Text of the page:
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Walters v. Townsend Farms, Inc.

United States District Court, D. Colorado

January 20, 2015

MICHAEL WALTERS and LISA WALTERS, a married couple, Plaintiffs,
TOWNSEND FARMS, INC., an Oregon corporation doing business in Colorado; PURELY POMEGRANATE, INC., a California corporation; FALLON TRADING CO., INC., a Pennsylvania corporation doing business in Colorado; UNITED JUICE CORP., a New Jersey corporation doing business in Colorado; and DOES 5-100, inclusive, Defendants.


CRAIG B. SHAFFER, Magistrate Judge.

This motion comes before the court on Defendant Purely Pomegranate Inc.'s (Purely Pomegranate) Motion for Fees and Costs (doc #72). The motion seeks attorneys fees and costs for Purely Pomegranate's defense of claims brought by Plaintiffs Michael and Lisa Walters ("Plaintiffs" or "the Walters") arising from a Hepatitis A outbreak in Colorado. On August 6, 2014, the district court referred the pending motion to this Magistrate Judge. I have reviewed the instant motion and briefs (and attachments), the entire case file, and the applicable law, and am sufficiently advised in the premises.


In their original Complaint (doc. #6) filed on June 20, 2013 in the District Court for Arapahoe County, Colorado, Plaintiffs alleged that Michael Walters contracted Hepatitis A by consuming Townsend Farms Organic Antioxidant Blend, a frozen berry and pomegranate seed mix sold by Defendant Townsend Farm, an Oregon corporation. Defendant Purely Pomegranate, a California corporation, manufactures, distributes, and sells pomegranate products. Purely Pomegranate shipped Turkish pomegranate seeds to Townsend Farms for its antioxidant blend. From April 29, 2013 to September 23, 2013, a Hepatitis A outbreak infected 162 people in ten western states, including Colorado. The Centers for Disease Control and Prevention determined that the pomegranate seeds in the Townsend Farms Organic Antioxidant Blend caused the outbreak. Claiming that Michael Walters contracted Hepatitis A in conjunction with this outbreak, Plaintiffs brought suit against Townsend Farms, Purely Pomegranate and others, asserting claims for strict liability, negligence, negligence per se and breach of warranties.[1] The instant lawsuit is one of at least sixteen cases filed in the wake of this Hepatitis A outbreak (doc. #3).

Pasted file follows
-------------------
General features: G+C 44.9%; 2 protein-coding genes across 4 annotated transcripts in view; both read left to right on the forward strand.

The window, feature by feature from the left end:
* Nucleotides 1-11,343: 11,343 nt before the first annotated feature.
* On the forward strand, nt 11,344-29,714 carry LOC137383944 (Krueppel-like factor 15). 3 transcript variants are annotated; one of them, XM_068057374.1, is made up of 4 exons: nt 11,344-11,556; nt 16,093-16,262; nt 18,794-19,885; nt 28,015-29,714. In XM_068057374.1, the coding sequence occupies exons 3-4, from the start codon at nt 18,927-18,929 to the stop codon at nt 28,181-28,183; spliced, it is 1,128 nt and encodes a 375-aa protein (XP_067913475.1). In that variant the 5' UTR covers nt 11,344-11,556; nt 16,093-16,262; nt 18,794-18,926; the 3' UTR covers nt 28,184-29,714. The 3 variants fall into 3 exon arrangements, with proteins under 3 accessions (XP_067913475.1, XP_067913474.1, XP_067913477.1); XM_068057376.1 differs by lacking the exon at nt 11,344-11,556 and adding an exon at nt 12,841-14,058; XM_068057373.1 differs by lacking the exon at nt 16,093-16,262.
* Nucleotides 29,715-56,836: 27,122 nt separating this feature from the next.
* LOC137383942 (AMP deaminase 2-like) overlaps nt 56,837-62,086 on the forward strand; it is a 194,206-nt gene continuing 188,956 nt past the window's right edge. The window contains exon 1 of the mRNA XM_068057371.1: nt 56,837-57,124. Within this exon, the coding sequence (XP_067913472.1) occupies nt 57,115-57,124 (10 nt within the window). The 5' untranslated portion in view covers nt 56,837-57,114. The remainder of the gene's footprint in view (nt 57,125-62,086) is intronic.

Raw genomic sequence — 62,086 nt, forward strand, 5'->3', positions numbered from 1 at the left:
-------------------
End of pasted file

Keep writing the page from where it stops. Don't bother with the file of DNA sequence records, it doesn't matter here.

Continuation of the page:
After the Walters initiated this action, Purely Pomegranate removed the case to federal court on October 4, 2013 (doc. #1) on the basis of diversity jurisdiction under 28 U.S.C. § 1332(a). On January 13, 2014, Purely Pomegranate moved to dismiss (doc. #37) for lack of personal jurisdiction, arguing that it does not have sufficient contacts with Colorado and did not purposefully direct its activities towards Colorado and its residents.[2] Plaintiffs' Response in Opposition (doc. #51), filed on March 7, 2014, [3] invoked Colorado's long arm statute, C.R.S. § 13-1-124, which allows personal jurisdiction where tortious misconduct in another state causes injury within Colorado. In its July 2, 2014 Reply in Support of Motion to Dismiss (doc. #63), Purely Pomegranate referenced a related case, Faber v. Townsend Farms, No. 13-cv-02423-RBJ, 2014 WL 2892249 (D. Colo. June 26, 2014), which involved the same defendants and legal claims arising from the 2013 Hepatitis A outbreak.[4] Id. at *1-2. The district court in Faber granted Defendant Purely Pomegranate's motion to dismiss after finding that company's connection with Colorado was too tenuous to support either general or specific jurisdiction under Colorado's long arm statute and federal due process standards.[5]

On July 22, 2014, I held a hearing on Purely Pomegranate's motion to dismiss in this action. At that hearing (doc. #66), Plaintiffs' counsel explained that his clients were asserting specific jurisdiction under the Colorado long-arm statute. In response, this court noted the United States Supreme Court's recent decision in Walden v. Fiore, ___ U.S. ___, 134 S.Ct. 1115, 1121 (2014), which held that to satisfy the due process clause, defendants must have a "substantial connection with the forum state" through "contacts the defendant himself creates with the forum State." After further colloquy with the court, Plaintiff's counsel indicated that the Walters would be voluntarily dismissing this case and pursuing their claims in California.[6]

On July 24, 2014, I issued a Recommendation (doc. #68) that Purely Pomegranate be dismissed from this action without prejudice for lack of personal jurisdiction after concluding that Plaintiffs had not come forward with sufficient facts to demonstrate that Defendant had sufficient minimum contacts with Colorado to satisfy the due process standard. On July 25, 2014, the parties filed, pursuant to Fed.R.Civ.P. 41(a)(1)(A)(ii), [7] a Stipulated Dismissal Without Prejudice of All Claims (doc. #70) asserted in this case. That filing specifically acknowledged that "Defendant Purely Pomegranate may file a motion for costs and fees for the Court's consideration in accordance with the Federal Rules of Civil Procedure." With the instant Motion for Fees and Costs, Purely Pomegranate requests $36, 379 in attorneys fees and $630.30 in costs.